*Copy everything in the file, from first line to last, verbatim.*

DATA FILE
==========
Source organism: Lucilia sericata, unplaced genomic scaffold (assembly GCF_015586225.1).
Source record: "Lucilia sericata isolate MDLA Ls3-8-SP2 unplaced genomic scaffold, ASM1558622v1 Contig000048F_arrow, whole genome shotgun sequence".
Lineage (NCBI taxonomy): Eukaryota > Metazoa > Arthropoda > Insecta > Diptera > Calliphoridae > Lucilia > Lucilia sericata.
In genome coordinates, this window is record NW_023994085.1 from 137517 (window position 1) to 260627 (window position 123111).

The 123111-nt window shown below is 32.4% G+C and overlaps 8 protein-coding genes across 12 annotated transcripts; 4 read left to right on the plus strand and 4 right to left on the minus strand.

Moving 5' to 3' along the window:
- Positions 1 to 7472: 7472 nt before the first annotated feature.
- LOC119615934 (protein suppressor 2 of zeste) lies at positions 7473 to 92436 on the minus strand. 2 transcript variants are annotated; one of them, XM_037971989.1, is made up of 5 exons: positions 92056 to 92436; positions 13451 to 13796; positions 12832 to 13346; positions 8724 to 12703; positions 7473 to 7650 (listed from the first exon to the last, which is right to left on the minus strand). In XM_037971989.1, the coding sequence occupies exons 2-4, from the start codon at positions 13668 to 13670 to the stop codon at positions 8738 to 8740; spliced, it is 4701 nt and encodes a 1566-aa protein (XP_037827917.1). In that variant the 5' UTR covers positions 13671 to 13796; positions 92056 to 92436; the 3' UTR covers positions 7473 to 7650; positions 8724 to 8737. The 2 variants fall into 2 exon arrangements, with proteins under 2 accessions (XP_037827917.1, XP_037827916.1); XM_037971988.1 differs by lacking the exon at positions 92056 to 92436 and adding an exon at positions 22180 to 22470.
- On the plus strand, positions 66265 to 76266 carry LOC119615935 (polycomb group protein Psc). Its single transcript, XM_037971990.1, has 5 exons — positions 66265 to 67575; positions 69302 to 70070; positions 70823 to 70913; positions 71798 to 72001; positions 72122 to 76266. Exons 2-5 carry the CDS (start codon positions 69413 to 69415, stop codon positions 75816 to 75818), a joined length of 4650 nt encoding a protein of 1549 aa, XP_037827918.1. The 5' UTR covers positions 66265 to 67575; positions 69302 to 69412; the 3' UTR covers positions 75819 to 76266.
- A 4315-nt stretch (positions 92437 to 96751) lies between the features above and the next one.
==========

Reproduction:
Source organism: Lucilia sericata, unplaced genomic scaffold (assembly GCF_015586225.1).
Source record: "Lucilia sericata isolate MDLA Ls3-8-SP2 unplaced genomic scaffold, ASM1558622v1 Contig000048F_arrow, whole genome shotgun sequence".
Lineage (NCBI taxonomy): Eukaryota > Metazoa > Arthropoda > Insecta > Diptera > Calliphoridae > Lucilia > Lucilia sericata.
In genome coordinates, this window is record NW_023994085.1 from 137517 (window position 1) to 260627 (window position 123111).

The 123111-nt window shown below is 32.4% G+C and overlaps 8 protein-coding genes across 12 annotated transcripts; 4 read left to right on the plus strand and 4 right to left on the minus strand.

Moving 5' to 3' along the window:
- Positions 1 to 7472: 7472 nt before the first annotated feature.
- LOC119615934 (protein suppressor 2 of zeste) lies at positions 7473 to 92436 on the minus strand. 2 transcript variants are annotated; one of them, XM_037971989.1, is made up of 5 exons: positions 92056 to 92436; positions 13451 to 13796; positions 12832 to 13346; positions 8724 to 12703; positions 7473 to 7650 (listed from the first exon to the last, which is right to left on the minus strand). In XM_037971989.1, the coding sequence occupies exons 2-4, from the start codon at positions 13668 to 13670 to the stop codon at positions 8738 to 8740; spliced, it is 4701 nt and encodes a 1566-aa protein (XP_037827917.1). In that variant the 5' UTR covers positions 13671 to 13796; positions 92056 to 92436; the 3' UTR covers positions 7473 to 7650; positions 8724 to 8737. The 2 variants fall into 2 exon arrangements, with proteins under 2 accessions (XP_037827917.1, XP_037827916.1); XM_037971988.1 differs by lacking the exon at positions 92056 to 92436 and adding an exon at positions 22180 to 22470.
- On the plus strand, positions 66265 to 76266 carry LOC119615935 (polycomb group protein Psc). Its single transcript, XM_037971990.1, has 5 exons — positions 66265 to 67575; positions 69302 to 70070; positions 70823 to 70913; positions 71798 to 72001; positions 72122 to 76266. Exons 2-5 carry the CDS (start codon positions 69413 to 69415, stop codon positions 75816 to 75818), a joined length of 4650 nt encoding a protein of 1549 aa, XP_037827918.1. The 5' UTR covers positions 66265 to 67575; positions 69302 to 69412; the 3' UTR covers positions 75819 to 76266.
- A 4315-nt stretch (positions 92437 to 96751) lies between the features above and the next one.